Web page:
nut samples from formal and informal market outlets,
Eldoret and Kericho towns as well as among peanut
products (Table 3). Eighty one percent (185 out of 228)
of the peanut samples analyzed had detectable levels of
total aflatoxin. Aflatoxin levels in peanut products rang-
ed from 0 to 2345 µg/kg in raw peanuts, 0 to 382 µg/kg
in roasted coated peanuts, and 0 to 201 µg/kg in roasted
de-coated peanuts. Generally, raw peanuts were the most
Figure 1. Fungal species diversity in peanut products marketed in formal and informal markets in Kericho and Eldoret
towns. Bars accompanied by the same letter are not significantly (p ≥ 0.05) different.
Copyright © 2013 SciRes. AiM
H. NYIRAHAKIZIMANA ET AL.
Figure 2. Colony forming units (CFU/g substrate) of Aspergillus flavus (L and S strains) and A. parasiticus in different peanut
products sampled from formal and informal markets in Eldoret and Kericho towns. Bars accompanied by the same letter(s)
are not significantly (p ≥ 0.05) different.
Table 2. Incidence (%) of major aflatoxigenic species in different peanut products sampled from formal and informal market
outlets in Eldoret and Kericho towns.
Incidence (%) of aflatoxigenic species
Market type Peanut product A. flavus L strain A. flavus S strain A. parasiticus
Formal Raw 13.10 81.60 5.30
Roasted coated 98.90 1.10 0.02
Roasted de-coated 94.90 4.40 0.70
Informal Raw 68.50 27.80 6.20
Roasted coated 99.90 0.00 0.10
Roasted de-coated 100.00 0.00 0.00
Table 3. Aflatoxin levels (µg/kg) in different peanut products sampled from formal and informal markets in Eldoret and
Formal market Informal market Grand mean
Eldoret Kericho Mean Eldoret Kericho Mean
Raw 37.8 129.0 83.4 80.1 340.2 210.2 146.8
Roasted coated 93.1 55.5 74.3 48.1 29.4 38.8 56.5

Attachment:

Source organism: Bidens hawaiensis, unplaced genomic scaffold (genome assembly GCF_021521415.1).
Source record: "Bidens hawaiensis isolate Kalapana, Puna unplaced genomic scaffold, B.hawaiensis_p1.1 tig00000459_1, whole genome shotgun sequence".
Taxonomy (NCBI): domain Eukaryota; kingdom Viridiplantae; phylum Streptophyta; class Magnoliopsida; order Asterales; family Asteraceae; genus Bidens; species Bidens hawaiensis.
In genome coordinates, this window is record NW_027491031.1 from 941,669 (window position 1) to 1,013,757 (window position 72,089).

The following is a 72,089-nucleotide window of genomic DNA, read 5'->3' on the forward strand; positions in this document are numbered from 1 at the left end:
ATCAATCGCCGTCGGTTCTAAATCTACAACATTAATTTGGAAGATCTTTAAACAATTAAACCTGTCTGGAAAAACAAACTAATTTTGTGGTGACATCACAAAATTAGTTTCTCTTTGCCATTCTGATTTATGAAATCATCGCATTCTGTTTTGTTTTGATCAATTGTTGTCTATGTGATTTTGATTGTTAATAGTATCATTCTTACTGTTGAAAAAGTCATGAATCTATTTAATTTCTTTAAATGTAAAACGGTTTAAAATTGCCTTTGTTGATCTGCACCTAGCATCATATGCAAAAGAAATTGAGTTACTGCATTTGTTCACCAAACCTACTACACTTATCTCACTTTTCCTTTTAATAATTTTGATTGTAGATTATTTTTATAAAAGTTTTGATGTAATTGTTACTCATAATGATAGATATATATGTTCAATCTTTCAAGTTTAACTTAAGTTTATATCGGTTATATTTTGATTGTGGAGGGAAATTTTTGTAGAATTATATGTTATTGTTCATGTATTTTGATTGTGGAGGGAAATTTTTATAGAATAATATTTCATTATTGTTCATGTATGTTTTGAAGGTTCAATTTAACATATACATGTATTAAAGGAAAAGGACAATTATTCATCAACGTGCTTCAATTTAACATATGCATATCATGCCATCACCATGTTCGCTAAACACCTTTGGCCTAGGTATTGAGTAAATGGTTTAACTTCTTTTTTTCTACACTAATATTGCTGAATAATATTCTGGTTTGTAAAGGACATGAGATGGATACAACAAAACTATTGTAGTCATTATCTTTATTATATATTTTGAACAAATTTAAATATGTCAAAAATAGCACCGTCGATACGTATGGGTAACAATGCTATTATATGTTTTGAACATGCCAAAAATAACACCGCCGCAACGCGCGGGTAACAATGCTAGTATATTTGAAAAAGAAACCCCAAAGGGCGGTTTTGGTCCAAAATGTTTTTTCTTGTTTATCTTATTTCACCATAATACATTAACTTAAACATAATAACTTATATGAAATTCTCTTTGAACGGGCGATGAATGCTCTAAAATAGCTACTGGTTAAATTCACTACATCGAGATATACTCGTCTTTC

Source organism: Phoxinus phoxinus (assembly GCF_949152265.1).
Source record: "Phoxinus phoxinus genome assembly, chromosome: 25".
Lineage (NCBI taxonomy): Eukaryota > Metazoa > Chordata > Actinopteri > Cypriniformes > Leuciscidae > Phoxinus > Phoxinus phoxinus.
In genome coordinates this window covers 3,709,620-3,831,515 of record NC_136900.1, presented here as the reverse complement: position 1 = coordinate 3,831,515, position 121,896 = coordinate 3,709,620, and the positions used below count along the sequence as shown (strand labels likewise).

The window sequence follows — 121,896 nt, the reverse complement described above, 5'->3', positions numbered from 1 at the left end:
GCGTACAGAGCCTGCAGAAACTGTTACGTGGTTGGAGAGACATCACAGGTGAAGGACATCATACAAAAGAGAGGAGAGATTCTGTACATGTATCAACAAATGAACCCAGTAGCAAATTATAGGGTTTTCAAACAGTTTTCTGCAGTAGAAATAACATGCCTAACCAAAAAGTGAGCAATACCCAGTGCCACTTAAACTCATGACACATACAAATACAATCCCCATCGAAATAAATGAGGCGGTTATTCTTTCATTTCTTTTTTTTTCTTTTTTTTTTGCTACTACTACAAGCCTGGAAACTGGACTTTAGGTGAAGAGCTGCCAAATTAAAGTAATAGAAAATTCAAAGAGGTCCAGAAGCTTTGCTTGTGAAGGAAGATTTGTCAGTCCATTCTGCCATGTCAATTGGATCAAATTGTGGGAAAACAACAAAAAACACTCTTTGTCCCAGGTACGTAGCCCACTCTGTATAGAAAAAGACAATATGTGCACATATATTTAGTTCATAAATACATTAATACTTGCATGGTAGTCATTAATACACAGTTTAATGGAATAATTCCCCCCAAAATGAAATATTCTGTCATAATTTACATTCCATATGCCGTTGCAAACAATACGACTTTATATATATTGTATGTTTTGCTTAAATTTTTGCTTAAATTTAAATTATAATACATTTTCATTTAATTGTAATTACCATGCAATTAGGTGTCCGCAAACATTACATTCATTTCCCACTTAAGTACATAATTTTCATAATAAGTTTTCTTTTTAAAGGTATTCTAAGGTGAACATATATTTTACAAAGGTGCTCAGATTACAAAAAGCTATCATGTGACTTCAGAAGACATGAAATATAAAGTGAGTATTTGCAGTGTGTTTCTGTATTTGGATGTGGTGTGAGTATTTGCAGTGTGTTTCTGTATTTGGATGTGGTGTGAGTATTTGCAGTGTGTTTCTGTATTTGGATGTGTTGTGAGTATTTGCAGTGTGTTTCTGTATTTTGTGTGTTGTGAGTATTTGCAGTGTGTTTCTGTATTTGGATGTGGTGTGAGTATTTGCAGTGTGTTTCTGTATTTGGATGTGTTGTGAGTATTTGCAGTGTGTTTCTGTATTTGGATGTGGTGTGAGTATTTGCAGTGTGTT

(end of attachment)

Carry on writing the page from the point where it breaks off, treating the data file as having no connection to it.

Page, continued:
Roasted de-coated 7.9 9.6 8.8 - 42.3 42.3 19.9
Mean 46.3 64.7 55.5 64.1 137.3 97.1
Roasted de-coated peanuts were not on sale in informal markets of Eldoret town.
Copyright © 2013 SciRes. AiM
H. NYIRAHAKIZIMANA ET AL.
Copyright © 2013 SciRes. AiM
contaminated (mean = 146.8 µg/kg), while roasted de-
coated peanuts were the least contaminated (mean = 19.9
µg/kg). Similarly, raw peanuts sampled from informal
markets had higher levels of aflatoxin (mean = 210.2
µg/kg) than samples from formal market outlets (mean =
83.4 µg/kg). In contrast, roasted coated peanuts from
formal markets were more contaminated (mean = 74.3
µg/kg) than samples from informal markets (mean = 38.8
The level of total aflatoxin in roasted coated peanuts
was higher in Eldoret than Kericho town. Raw peanuts
sampled from informal markets in Kericho town had sig-
nificantly higher levels of aflatoxin (mean = 340.2 µg/kg,
with 83% contaminated samples), compared to roasted
de-coated peanuts from formal markets in Eldoret (mean
= 7.9 µg/kg, with 74% contaminated samples). Overall,
the levels of total aflatoxin were higher in informal
(mean = 97.1 µg/kg) than formal (mean = 55.5 µg/kg)
3.5. Correlation between the Population of
Major Aflatoxin Producing Species
and Aflatoxin Levels
The population of A. flavus (S and L strains) and A. pa-
rasiticus in raw peanuts had a significant positive corre-
lation (R2 = 0.69; p ≤ 0.05) with total aflatoxin level
(Figure 3). However, there was no significant (p ≥ 0.05)
correlation between the two fungal species and aflatoxin
levels in roasted peanuts. The population of A. flavus and